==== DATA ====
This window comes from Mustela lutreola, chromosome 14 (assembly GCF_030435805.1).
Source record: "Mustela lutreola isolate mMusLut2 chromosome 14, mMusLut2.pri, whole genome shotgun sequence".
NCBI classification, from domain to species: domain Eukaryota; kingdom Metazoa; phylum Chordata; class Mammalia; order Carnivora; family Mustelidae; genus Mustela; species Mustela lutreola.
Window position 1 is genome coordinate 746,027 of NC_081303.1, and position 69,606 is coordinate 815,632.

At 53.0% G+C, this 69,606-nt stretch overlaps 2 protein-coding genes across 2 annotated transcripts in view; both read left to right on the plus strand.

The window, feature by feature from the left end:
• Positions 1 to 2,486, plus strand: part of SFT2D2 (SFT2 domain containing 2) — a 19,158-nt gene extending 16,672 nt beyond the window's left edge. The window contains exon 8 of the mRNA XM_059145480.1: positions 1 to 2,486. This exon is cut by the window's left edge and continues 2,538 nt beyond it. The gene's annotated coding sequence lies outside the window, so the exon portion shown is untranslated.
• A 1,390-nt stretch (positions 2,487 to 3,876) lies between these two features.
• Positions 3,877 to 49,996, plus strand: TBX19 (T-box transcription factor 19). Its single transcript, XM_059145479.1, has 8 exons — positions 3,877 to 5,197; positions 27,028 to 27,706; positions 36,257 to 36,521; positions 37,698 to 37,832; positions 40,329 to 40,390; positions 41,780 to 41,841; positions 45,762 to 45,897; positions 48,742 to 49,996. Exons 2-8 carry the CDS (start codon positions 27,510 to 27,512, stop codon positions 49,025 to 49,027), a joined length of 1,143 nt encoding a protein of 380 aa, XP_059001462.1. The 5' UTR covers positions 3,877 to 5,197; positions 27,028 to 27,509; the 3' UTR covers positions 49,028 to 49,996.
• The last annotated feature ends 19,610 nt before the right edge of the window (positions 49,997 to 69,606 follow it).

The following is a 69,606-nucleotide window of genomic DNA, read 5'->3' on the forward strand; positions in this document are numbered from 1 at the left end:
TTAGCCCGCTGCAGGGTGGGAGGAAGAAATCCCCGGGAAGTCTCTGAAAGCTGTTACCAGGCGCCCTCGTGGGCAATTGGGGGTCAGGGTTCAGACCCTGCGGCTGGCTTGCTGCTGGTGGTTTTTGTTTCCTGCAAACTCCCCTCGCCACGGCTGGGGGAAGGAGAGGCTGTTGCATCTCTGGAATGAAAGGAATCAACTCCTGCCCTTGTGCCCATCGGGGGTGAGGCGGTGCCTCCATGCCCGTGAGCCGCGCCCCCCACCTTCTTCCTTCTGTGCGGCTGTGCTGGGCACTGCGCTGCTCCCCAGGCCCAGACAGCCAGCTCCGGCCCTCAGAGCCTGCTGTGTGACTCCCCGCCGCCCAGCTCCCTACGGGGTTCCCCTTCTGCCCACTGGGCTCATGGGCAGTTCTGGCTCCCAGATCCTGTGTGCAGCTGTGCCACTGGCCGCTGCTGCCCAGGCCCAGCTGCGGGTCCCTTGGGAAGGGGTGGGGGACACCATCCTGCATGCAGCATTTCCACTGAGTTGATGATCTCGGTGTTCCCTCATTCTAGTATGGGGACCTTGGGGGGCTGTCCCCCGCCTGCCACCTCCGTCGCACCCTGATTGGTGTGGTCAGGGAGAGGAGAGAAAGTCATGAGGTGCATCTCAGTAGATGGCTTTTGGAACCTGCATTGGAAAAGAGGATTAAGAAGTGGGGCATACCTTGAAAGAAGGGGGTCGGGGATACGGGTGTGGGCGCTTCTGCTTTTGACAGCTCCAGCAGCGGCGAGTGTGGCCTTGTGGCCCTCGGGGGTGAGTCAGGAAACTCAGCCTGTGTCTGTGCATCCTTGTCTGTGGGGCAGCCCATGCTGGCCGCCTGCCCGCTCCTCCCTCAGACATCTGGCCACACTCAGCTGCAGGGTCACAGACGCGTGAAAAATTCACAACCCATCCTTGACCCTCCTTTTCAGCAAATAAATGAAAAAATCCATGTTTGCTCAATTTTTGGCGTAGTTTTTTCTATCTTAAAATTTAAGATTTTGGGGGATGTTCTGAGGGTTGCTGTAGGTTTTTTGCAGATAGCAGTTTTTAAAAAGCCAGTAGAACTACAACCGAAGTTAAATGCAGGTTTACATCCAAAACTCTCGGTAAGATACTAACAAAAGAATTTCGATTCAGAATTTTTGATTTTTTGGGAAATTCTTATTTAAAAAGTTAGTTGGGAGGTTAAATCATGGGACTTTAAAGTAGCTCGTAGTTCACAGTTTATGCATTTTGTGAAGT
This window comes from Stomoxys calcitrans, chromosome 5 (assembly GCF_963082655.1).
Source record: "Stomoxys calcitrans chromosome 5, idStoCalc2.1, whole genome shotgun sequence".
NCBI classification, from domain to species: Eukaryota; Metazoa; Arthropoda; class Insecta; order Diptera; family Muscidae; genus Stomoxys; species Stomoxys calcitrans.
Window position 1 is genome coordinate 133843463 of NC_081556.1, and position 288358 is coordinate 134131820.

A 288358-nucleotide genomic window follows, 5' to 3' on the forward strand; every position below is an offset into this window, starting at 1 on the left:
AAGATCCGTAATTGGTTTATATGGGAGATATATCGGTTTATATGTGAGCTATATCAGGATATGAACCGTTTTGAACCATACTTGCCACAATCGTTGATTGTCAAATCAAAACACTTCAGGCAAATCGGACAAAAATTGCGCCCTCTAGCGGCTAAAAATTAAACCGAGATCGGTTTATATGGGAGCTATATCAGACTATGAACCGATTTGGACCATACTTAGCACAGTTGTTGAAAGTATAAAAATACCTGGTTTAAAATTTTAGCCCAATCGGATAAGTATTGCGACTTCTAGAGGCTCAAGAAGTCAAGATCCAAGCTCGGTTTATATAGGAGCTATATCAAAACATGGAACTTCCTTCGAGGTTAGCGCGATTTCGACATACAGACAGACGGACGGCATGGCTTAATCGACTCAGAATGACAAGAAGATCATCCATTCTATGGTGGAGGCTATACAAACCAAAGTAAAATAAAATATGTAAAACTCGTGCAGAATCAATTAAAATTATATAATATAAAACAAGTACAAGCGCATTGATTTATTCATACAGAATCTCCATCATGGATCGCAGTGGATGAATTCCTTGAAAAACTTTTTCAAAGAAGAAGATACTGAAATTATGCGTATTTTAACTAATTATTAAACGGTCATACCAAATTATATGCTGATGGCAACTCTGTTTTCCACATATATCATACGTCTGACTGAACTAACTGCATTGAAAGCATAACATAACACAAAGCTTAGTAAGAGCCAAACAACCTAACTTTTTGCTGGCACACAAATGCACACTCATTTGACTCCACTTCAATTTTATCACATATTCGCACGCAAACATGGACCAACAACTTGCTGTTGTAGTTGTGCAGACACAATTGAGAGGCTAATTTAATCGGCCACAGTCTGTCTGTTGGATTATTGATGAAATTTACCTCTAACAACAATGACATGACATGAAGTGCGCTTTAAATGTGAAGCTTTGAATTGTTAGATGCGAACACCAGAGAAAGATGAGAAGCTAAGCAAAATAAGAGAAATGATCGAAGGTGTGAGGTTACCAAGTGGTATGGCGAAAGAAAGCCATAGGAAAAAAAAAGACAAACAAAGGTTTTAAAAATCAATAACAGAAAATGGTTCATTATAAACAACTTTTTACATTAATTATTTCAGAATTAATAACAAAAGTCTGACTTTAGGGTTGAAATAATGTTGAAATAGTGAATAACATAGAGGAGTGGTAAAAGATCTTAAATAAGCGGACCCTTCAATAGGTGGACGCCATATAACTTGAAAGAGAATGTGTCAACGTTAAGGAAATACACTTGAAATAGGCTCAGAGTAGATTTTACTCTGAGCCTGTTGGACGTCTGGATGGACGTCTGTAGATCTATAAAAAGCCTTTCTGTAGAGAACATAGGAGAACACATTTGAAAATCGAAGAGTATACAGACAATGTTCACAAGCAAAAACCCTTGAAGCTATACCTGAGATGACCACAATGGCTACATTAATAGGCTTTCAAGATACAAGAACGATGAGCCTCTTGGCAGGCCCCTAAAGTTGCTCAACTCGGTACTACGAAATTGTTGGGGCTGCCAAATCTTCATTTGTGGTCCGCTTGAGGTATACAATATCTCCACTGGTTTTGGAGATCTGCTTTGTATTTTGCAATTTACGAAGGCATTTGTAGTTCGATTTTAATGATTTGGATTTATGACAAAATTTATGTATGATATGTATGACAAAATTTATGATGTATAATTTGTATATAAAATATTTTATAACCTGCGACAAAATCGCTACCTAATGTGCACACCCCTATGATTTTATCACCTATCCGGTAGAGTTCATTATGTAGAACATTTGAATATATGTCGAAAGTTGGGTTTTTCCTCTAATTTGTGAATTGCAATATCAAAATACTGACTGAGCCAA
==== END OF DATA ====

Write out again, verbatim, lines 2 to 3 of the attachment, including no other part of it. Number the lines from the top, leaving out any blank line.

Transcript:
Source record: "Mustela lutreola isolate mMusLut2 chromosome 14, mMusLut2.pri, whole genome shotgun sequence".
NCBI classification, from domain to species: domain Eukaryota; kingdom Metazoa; phylum Chordata; class Mammalia; order Carnivora; family Mustelidae; genus Mustela; species Mustela lutreola.